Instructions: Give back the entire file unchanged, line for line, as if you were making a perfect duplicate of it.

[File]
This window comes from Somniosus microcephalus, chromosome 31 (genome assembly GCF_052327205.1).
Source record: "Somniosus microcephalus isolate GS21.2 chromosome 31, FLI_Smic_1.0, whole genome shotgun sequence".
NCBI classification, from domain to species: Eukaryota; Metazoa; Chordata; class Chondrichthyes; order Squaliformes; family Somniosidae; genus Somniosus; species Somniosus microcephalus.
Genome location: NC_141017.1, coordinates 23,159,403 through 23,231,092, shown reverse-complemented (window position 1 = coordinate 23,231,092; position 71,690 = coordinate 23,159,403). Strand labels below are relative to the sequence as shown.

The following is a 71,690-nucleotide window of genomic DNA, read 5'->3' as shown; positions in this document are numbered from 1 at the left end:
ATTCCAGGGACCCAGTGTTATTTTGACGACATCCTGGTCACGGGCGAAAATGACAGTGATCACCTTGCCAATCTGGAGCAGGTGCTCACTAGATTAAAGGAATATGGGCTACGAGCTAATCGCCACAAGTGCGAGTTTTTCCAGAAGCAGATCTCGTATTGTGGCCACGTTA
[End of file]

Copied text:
This window comes from Somniosus microcephalus, chromosome 31 (genome assembly GCF_052327205.1).
Source record: "Somniosus microcephalus isolate GS21.2 chromosome 31, FLI_Smic_1.0, whole genome shotgun sequence".
NCBI classification, from domain to species: Eukaryota; Metazoa; Chordata; class Chondrichthyes; order Squaliformes; family Somniosidae; genus Somniosus; species Somniosus microcephalus.
Genome location: NC_141017.1, coordinates 23,159,403 through 23,231,092, shown reverse-complemented (window position 1 = coordinate 23,231,092; position 71,690 = coordinate 23,159,403). Strand labels below are relative to the sequence as shown.

The following is a 71,690-nucleotide window of genomic DNA, read 5'->3' as shown; positions in this document are numbered from 1 at the left end:
ATTCCAGGGACCCAGTGTTATTTTGACGACATCCTGGTCACGGGCGAAAATGACAGTGATCACCTTGCCAATCTGGAGCAGGTGCTCACTAGATTAAAGGAATATGGGCTACGAGCTAATCGCCACAAGTGCGAGTTTTTCCAGAAGCAGATCTCGTATTGTGGCCACGTTA